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ROGER OF WENDOVER Flowers of history. The history of England from the descent of the saxons to A.D. 1235. vol.1


Sir John Froissart's Chronicles of England, France, Spain and the Ajoining Countries from the latter part of the reign of Edward II to the coronation of Henry IV in 12 volumes 

Chronicles of Enguerrand De Monstrelet (Sir John Froissart's Chronicles continuation) in 13 volumes 

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Flowers of history. The history of England from the descent of the saxons to A.D. 1235. vol.1
page 401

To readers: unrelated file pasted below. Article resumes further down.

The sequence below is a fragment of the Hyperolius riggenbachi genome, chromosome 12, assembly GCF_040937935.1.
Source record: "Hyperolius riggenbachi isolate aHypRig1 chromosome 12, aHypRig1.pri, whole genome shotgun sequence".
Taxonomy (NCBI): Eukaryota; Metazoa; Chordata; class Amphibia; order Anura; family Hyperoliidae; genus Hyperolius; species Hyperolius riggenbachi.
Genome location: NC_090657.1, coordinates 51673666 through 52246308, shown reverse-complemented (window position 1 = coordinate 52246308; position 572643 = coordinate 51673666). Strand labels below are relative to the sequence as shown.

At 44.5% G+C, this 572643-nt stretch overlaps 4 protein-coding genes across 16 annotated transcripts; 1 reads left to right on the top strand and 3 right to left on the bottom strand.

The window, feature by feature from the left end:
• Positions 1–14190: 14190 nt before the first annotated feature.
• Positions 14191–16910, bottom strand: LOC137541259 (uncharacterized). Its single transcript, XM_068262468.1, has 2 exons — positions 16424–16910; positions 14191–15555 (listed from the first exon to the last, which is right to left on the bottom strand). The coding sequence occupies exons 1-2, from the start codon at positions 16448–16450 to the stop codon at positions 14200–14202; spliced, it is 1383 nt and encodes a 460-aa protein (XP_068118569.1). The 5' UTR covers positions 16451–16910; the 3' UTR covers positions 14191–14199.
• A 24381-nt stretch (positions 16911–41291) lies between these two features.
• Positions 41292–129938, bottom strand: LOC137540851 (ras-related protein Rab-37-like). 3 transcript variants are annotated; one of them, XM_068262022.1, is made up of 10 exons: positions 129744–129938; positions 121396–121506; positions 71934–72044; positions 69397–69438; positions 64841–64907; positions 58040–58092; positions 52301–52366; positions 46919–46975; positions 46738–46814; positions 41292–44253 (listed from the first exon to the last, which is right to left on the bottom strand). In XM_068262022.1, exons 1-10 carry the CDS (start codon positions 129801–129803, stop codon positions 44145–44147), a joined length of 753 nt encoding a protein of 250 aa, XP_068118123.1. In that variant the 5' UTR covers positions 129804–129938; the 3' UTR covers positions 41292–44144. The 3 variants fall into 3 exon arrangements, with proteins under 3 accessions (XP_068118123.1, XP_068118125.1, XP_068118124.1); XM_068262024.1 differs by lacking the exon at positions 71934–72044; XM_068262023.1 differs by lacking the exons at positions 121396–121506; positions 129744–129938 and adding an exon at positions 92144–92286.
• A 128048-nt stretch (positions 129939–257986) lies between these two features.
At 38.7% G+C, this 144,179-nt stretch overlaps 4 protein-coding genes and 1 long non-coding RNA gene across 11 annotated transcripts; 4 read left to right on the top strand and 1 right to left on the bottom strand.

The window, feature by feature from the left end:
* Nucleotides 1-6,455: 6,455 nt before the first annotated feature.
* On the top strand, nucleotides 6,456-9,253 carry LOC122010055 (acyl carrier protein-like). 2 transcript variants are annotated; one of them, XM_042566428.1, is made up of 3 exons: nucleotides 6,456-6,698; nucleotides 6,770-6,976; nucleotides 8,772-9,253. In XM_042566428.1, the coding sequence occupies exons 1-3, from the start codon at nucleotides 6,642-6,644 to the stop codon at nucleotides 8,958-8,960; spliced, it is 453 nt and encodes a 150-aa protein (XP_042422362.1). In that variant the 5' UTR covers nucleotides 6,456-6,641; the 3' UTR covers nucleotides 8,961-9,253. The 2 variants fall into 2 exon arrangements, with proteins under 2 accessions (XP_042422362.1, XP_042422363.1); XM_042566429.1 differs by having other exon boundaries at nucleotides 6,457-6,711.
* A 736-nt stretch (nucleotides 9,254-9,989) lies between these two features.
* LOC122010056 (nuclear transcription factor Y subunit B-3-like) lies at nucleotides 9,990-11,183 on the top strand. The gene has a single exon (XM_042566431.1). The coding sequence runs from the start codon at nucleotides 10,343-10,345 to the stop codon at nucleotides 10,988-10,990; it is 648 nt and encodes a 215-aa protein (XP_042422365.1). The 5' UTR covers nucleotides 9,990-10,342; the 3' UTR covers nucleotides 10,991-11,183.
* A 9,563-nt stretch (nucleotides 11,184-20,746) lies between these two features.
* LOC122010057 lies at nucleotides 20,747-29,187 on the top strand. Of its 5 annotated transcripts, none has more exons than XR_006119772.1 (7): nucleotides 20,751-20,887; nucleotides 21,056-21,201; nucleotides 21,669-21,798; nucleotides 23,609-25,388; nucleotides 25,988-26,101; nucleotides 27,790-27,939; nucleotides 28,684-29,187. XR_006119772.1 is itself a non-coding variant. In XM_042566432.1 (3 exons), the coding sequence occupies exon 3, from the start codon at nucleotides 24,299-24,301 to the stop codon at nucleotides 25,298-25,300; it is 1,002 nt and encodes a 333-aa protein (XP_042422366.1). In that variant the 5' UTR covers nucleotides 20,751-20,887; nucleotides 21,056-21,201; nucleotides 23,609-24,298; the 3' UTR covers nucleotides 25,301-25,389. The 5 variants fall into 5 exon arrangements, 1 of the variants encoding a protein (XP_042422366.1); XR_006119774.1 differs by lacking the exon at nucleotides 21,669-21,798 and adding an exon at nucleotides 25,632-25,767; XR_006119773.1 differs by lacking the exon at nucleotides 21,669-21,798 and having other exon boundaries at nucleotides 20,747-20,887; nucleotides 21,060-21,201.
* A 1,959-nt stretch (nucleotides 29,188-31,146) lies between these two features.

the wall into the ditch. All were now aroused to the assault, and proceeded to attack the city to the sound of horns and trumpets. The air was filled with the noise : arrows, flaming javelins, stones, logs of wood, availed nothing to the besieged, their arms and valour and their missiles, that fell thicker than before, were all in vain. They were at last compelled to surrender, and delivered up the city to Tacinus, an officer of the Grecian emperor: and this arrangement was consented to by the princes, who had higher objects in view, because it was in accordance with the agreement which they had entered into. The pilgrims, however, received back all their slaves as well those who had been taken by the citizens during the siege, as those who had belonged to the army of Peter the hermit, as above related. The princes then sent messengers to the emperor exhorting him to despatch forthwith a sufficient number of his nobles to guard the city. The emperor, in joy and gladness, sent some of his confidential ministers to receive possession of the city with all the substance of the captives in gold and silver, and every kind of moveable: by the same messengers, also, he sent large presents to each of the pilgrims, endeavouring both by letters and by word of mouth to gain the good-will of all, and offering them abundant acknowledgments for so laborious a service, attended with so great an augmentation of his dominions. Nice was taken on the 21st of June,* in the year of our Lord 1097. flow the crusaders proceeded on their march, and of the disastrous victory which they gained. The siege being ended, the army of the crusaders, by order of the princes, resumed its march on the 29th of June, and, when they had passed over a certain bridge, they divided the army into two parts. Lord Boamund and Robert duke of Normandy, Stephen count of Blois, Hugh de St. Paul, and Tancred, took the left hand and reached a valley named Gorgoni ; all the others went to the right, and completed a day's march, though scarcely two miles distant from the place where the other body had encamped. But Soliman, not forgetting the injury which he had received, appeared on [ * July in the original text, but this is an error probably of the scribe.

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